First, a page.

Poor Milton can't get any respect. He works at an evil corporation called Initech and his "office" has been shoved into the basement. He talks to the camera, picks his nose, and threatens ... See full summary »
Two New Yorkers are accused of murder in rural Alabama while on their way back to college, and one of their cousins--an inexperienced, loudmouth lawyer not accustomed to Southern rules and manners--comes in to defend them.
Three buddies wake up from a bachelor party in Las Vegas, with no memory of the previous night and the bachelor missing. They make their way around the city in order to find their friend before his wedding.
Private Joe Bauers, the definition of "average American", is selected by the Pentagon to be the guinea pig for a top-secret hibernation program. Forgotten, he awakes five centuries in the future. He discovers a society so incredibly dumbed down that he's easily the most intelligent person alive.
In the Initech office, the insecure Peter Gibbons hates his job and the abusive Division VP Bill Lumbergh that has just hired two consultants to downsize the company. His best friends are the software engineers Michael Bolton and Samir Nagheenanajar that also hate Initech, and his next door neighbor Lawrence. His girlfriend Anne is cheating on him but she convinces Peter to visit the hypnotherapist Dr. Swanson. Peter tells how miserable his life is and Dr. Swanson hypnotizes him and he goes into a state of ecstasy. However, Dr. Swanson dies immediately after giving the hypnotic suggestion to Peter. He dates the waitress Joanna and changes his attitude in the company, being promoted by the consultants. When he discovers that Michael and Samir will be fired, they decide to plant a virus in the account system to embezzle fraction of cents in each financial operation into Peter's account. However Michael commits a mistake in the software and instead of decimals, they steal a large amount.... Written by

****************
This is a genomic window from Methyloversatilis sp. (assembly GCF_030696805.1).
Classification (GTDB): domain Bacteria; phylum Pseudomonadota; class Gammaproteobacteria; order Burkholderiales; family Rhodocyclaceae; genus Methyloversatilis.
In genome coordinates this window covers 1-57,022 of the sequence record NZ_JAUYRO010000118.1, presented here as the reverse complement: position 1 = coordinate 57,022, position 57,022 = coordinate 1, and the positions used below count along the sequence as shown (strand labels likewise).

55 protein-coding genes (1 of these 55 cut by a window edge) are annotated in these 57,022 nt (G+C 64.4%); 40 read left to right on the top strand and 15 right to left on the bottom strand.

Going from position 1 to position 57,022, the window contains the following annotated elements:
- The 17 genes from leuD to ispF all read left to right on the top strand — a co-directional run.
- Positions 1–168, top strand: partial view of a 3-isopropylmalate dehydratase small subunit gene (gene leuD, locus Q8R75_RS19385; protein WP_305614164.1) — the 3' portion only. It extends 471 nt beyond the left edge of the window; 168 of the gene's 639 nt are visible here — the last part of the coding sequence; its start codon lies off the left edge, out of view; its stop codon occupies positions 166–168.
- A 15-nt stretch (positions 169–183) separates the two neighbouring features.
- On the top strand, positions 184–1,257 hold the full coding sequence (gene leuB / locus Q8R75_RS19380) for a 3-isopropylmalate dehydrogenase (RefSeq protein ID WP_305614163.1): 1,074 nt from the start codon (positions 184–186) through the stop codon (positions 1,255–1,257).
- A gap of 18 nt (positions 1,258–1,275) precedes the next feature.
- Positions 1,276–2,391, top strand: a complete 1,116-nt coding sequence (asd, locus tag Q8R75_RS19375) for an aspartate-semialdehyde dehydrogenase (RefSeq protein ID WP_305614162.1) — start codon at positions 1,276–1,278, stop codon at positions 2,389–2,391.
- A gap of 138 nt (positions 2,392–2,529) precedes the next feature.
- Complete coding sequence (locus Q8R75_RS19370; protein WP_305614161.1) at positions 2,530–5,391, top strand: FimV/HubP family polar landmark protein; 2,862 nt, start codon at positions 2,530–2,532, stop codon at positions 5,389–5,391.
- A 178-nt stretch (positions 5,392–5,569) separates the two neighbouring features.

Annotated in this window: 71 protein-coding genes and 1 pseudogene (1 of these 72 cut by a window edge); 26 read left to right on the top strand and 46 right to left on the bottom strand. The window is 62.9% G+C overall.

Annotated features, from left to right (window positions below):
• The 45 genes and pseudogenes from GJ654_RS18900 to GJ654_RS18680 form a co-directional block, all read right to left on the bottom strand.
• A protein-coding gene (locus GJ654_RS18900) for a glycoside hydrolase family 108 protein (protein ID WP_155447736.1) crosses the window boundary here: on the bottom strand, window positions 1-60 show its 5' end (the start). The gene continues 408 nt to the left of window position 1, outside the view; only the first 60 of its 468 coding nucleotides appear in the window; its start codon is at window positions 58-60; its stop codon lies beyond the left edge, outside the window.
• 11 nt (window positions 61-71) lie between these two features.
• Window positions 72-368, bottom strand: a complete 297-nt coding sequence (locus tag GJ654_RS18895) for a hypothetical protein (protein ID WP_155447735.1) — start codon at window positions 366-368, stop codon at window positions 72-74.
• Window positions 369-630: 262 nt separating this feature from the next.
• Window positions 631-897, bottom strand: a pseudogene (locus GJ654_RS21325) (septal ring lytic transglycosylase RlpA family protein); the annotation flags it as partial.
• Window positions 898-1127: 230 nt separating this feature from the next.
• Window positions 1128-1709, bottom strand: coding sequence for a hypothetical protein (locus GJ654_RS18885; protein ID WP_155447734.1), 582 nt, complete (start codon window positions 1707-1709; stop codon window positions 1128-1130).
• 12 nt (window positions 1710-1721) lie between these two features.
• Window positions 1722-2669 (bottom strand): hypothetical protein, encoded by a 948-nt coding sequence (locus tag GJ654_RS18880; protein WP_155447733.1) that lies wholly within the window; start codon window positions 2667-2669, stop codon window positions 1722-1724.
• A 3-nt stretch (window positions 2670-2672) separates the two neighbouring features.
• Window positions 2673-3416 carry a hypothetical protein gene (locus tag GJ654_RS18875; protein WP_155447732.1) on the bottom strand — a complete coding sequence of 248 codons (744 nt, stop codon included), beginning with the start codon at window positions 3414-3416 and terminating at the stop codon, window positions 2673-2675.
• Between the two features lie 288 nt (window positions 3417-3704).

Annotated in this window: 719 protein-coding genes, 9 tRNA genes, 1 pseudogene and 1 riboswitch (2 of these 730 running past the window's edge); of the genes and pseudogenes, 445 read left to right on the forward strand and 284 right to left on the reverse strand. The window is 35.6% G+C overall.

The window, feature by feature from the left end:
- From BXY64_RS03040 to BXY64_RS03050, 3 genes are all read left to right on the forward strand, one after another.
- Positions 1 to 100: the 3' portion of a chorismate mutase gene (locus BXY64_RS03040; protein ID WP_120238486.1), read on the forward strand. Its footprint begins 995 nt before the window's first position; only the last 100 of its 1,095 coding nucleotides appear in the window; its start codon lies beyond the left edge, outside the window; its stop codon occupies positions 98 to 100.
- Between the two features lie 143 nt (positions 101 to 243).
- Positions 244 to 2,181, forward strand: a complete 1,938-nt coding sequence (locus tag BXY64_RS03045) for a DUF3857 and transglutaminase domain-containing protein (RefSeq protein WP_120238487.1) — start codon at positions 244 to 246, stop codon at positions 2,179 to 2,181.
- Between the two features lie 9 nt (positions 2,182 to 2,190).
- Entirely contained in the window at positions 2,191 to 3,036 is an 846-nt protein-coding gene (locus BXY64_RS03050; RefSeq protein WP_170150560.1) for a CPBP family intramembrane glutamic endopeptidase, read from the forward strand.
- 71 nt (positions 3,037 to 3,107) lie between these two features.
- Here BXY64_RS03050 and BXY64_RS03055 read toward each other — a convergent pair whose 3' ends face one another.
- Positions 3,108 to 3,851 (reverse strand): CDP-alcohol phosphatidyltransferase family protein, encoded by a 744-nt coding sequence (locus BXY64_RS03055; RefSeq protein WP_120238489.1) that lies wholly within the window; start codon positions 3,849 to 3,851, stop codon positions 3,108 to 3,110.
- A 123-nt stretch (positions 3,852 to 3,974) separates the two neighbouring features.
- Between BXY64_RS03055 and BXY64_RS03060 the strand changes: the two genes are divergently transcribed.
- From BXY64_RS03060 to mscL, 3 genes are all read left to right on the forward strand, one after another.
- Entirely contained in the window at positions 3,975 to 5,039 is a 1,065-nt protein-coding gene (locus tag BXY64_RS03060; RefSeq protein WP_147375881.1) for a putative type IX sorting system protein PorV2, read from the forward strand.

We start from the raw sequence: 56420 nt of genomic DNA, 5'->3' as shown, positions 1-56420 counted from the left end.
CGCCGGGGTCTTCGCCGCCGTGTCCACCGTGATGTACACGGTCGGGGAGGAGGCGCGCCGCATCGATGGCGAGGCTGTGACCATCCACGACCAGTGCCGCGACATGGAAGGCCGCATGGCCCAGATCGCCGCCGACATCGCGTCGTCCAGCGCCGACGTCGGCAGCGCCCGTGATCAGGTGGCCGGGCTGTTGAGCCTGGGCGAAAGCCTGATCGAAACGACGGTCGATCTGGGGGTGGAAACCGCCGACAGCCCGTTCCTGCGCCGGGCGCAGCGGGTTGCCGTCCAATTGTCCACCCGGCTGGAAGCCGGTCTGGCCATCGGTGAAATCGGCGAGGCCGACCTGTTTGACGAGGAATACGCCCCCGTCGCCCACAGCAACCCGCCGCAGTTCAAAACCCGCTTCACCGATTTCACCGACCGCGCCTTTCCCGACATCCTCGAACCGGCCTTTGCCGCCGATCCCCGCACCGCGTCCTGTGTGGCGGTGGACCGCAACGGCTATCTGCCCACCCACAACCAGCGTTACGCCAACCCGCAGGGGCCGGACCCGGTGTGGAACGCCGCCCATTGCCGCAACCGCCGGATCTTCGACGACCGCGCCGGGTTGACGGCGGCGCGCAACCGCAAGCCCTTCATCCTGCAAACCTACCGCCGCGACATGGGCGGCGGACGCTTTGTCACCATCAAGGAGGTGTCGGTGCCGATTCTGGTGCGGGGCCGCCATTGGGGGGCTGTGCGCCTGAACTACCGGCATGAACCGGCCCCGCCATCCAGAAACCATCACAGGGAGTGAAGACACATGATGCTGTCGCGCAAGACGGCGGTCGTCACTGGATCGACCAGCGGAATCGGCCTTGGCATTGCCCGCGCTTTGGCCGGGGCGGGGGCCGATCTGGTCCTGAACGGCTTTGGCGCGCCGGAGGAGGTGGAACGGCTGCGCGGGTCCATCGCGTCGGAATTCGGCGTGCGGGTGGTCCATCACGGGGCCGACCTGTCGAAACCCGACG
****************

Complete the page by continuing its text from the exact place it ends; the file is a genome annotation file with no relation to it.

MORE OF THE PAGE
Claudio Carvalho, Rio de Janeiro, Brazil
Incredibly true-to-life story about life at work. Anyone who's ever worked in a large office will find at least one thing, probably more, that they can relate to.
Look at the characters: From the receptionist with the annoying high-pitched voice, to the clueless management, to the soft-spoken guy with no backbone (or so you think), this looks more like a documentary than fiction.
The daily situations of the office environment, including paper jams in the printer, static electricity, and slow computers, are hilarious for some reason when they happen to the people in the movie.
Throw in some great acting, a good story, and the humor of Mike Judge, and you'll find one of the best movies ever made, hilarious from start to finish.
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